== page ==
This conversation focuses on the common four-year degree while acknowledging exceptions such as the handful of three-year degrees, most of which are structurally and pedagogically unchanged from their four year counterparts save having been stuffed tightly into an aggressive three year calendar.
We Need to Break the Mold
In the United States, degrees that were once delivered in four years are more often delivered in five. While some explanations for these delays are valid, they share a reference point of the four year calendar as if it were an unquestioned standard rather than what it is, which is nothing more than the product of a long past society and economy that possessed very little knowledge, and some of that incorrect, about how to convey knowledge and competence efficiently.
The four-year baccalaureate stabilized around the time the motor car was an intriguing novelty. Since then, we have learned a thing or two about how to teach and how people learn.
Over the past 110 years, the learning and measurement sciences have discovered substantive ways to deliver knowledge with greater precision and efficiency, and in ways that are retained and generalized better. They have also discovered ways to deliver knowledge in ways that produce greater behavioral competence in less time and, therefore, for less money. Yes. . . cheaper, faster, and better. Similarly, the measurement sciences have developed methods to assess learning with better focus on generalizability (the central goal of teaching and learning), and greater efficiency and precision.
Focusing solely on efficiency for a moment, modern learning and evaluation sciences have provided guidance which, if fully exploited in program development and the classroom, can reduce the typical time to proficiency by 50%. However, it is necessary to de-rate that percentage slightly because the rate of knowledge acquisition across a topic is more logarithmic than linear.
In many cases, we can deliver in two and one-half years outcomes that are now achieved to a lesser extent in four years. To do so, we need only make manageable changes in the structure of curriculum and classroom teaching.
This is the point at which most executives will want to understand how the efficient classroom differs from the classroom of 1906. Let's take a look.
Curriculum for the 1906 classroom consisted largely of lecture notes and the chapter headings of the textbook or other sourcebooks which may have been developed into a syllabus consisting of lecture topics. This syllabus may or may not have been shared with students.
The 1906 classroom consisted of five elements: read a chapter, listen to the professor lecture, ask questions (not always permitted), study lecture notes and chapters and, when the time came, take a high stakes examination.
While it was not uncommon for students to form private study groups, such behavior was discouraged as a form of cheating. A culture of individualism that was misaligned with how work got done permeated the 1906 academic structure. Assessments took the form of short or long essay responses to questions (permeated with multiple sources of invalidity) or oral examinations (better assessment dimensions but even more subject to various forms of bias invalidity). Multiple-choice examinations became popular at a later period.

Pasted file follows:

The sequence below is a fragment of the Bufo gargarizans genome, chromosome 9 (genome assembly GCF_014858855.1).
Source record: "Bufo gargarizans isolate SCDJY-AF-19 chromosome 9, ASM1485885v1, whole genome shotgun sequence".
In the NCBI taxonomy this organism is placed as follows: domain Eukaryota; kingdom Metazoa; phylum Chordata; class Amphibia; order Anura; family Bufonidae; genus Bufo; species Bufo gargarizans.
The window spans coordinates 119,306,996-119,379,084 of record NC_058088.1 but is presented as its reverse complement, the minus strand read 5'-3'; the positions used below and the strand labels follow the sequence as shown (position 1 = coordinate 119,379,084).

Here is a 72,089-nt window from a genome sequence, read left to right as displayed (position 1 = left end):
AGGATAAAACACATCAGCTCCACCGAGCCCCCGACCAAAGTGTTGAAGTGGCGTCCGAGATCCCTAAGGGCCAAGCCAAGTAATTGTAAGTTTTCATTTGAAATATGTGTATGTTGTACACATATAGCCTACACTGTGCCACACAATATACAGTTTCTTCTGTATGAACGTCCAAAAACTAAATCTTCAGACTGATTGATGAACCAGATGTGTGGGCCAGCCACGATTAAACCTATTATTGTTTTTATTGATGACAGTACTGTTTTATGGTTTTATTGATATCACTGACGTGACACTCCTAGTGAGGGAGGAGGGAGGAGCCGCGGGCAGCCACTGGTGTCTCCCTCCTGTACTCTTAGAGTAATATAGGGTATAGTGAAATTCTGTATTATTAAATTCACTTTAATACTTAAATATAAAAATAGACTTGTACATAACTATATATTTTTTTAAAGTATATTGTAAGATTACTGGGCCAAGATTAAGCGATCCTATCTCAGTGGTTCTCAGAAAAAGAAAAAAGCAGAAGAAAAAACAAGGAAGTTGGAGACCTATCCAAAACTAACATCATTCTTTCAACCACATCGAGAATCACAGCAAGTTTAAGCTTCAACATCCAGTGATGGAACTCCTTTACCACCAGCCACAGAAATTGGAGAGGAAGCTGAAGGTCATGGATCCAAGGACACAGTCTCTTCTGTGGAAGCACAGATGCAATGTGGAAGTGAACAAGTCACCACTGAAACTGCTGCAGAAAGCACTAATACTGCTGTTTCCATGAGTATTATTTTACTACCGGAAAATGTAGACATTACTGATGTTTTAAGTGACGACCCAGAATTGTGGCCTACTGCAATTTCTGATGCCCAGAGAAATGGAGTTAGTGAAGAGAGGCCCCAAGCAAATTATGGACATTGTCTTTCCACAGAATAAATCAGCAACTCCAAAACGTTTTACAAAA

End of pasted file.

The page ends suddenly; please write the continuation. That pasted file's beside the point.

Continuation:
There is no reason to expect that the 1906 classroom would score well from a scientific perspective. After all, that knowledge had yet to be developed. Educators did as well as they could, largely informed by their professors before them. We now see that the 1906 classroom may not have been well designed or efficient for most students but it was good enough for some types of students. Intelligent students who were motivated to master the material were generally able to excel under the 1906 pedagogical structure. On balance, these were students who might also have mastered the content on their own, especially with the aid of lecture notes and a textbook. Students who suffered most were those who needed to be engaged and stimulated, also known as taught. Fortunately, 1906 classrooms were populated with the intelligent and the rich. The intelligent found a way to make the classroom work for them and the rich had other ways of ensuring that they became alumni.
The means by which learning was assessed in 1906 were so badly flawed by modern evaluation standards that they would be considered invalid across the board. Most testing strategies showed very low test/retest correlations and skilled rote memorizers tended to be overrepresented in the high end of the distribution. The one or two sample high-stakes tests produced the results we now know to be an inaccurate reflection of what many students have learned.
While the classroom culture of the modern university has changed considerably, the underlying structure of lecture, read, discuss, review, and test with invalid methods has changed less than one might think in relation to the 1906 classroom, very little in fact.
Curriculum now consists of more detailed course outlines built around objectives which may or may not be sound (i.e., students will understand Roosevelt’s views on employment). Many textbook companies produce syllabi and objectives for ready use by professors.